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ERIC Number: ED360120
Record Type: Non-Journal
Publication Date: 1992
Pages: 55
Abstractor: N/A
Reference Count: N/A
Notes From the Field: Education Reform in Rural Kentucky, 1991-1992.
Notes From the Field: Education Reform in Rural Kentucky, v1-2 May 1991-Sep 1992
This document consists of the first five issues of "Notes from the Field," a serial documenting a 5-year study of the implementation of the Kentucky Education Reform Act (KERA) of 1990 in four rural Kentucky school districts. The first issue provides a brief overview of KERA policies and the status of their implementation in the study districts. It covers: (1) school-based decision making; (2) preschool education; (3) family resource centers and youth services centers; (4) extended school services; (5) political measures; (6) superintendent selection process; (7) termination of teacher contracts; and (8) finance. The second issue focuses on school-based decision making and reports that all study districts are implementing this component on schedule. Differences exist among the districts, however, in their aggressiveness of implementation and their interpretation of the law. A survey of staff in two districts shows general support for school-based decision making. The third issue reports on the establishment of family resource centers (elementary schools) and youth services centers (secondary schools), based on visits to four centers. All centers visited were fully operational and appeared to be successfully coordinating community services. The three family resource centers were focusing on health services and parent and child education, while the youth service center was providing all six services listed in KERA. The fourth issue features KERA finance measures and analyzes how these measures have affected the study districts. The analysis reveals that education funding increased substantially in the four rural districts since the passage of KERA. Most of the new funding went to salary increases, instructional and library supplies, and programs to help at-risk students. Although it is not possible to study the equalization effects of KERA with such a small sample, per pupil revenue appeared to become more equal among three of the four districts. The fifth issue summarizes teacher focus-group discussions in each of the four school districts. The teachers were largely supportive of the basic philosophy and programs of KERA and hopeful that the legislature would stick with the law long enough for it to work. They were frustrated, anxious, and fatigued, however, from trying to make massive changes in a relatively short period of time. While some of their anxiety may be seen as a natural part of the change process, it is clear that teachers need more time, assistance, and resources if they are to keep up the present level of implementation. (KS)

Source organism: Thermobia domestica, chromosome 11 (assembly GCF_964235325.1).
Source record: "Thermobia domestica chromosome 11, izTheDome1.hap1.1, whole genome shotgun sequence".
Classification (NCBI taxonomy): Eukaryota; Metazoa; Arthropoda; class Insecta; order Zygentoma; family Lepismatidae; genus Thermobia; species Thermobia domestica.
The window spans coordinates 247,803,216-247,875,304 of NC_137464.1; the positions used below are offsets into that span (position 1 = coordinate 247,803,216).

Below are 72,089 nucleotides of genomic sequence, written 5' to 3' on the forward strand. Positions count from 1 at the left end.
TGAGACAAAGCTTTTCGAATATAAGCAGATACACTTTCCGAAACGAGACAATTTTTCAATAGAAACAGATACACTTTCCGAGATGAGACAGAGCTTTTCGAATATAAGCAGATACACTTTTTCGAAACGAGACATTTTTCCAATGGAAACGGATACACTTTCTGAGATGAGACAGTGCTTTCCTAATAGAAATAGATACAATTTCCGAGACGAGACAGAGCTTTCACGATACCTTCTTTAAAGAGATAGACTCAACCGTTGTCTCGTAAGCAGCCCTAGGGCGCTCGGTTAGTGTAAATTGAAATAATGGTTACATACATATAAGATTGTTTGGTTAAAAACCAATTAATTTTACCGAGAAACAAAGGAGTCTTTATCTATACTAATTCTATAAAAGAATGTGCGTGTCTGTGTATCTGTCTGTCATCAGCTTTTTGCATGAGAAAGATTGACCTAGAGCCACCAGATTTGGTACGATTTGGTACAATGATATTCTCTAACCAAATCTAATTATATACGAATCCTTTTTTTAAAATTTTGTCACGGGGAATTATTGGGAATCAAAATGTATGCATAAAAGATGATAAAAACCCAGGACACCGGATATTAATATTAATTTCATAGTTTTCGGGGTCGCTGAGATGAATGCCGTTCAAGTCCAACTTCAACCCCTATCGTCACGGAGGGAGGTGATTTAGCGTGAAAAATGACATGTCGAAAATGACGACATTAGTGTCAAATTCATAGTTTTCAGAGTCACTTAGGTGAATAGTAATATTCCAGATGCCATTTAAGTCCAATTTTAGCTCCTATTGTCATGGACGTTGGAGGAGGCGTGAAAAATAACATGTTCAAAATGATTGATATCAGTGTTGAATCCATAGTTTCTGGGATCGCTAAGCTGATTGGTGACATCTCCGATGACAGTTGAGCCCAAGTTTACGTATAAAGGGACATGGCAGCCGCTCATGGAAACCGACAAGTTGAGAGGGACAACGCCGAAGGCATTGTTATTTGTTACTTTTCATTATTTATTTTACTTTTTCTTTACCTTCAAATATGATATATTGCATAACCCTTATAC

Publication Type: Collected Works - Serials
Education Level: N/A
Audience: N/A
Language: English
Sponsor: Office of Educational Research and Improvement (ED), Washington, DC.
Authoring Institution: Appalachia Educational Lab., Charleston, WV.
Identifiers - Location: Kentucky
Identifiers - Laws, Policies, & Programs: Kentucky Education Reform Act 1990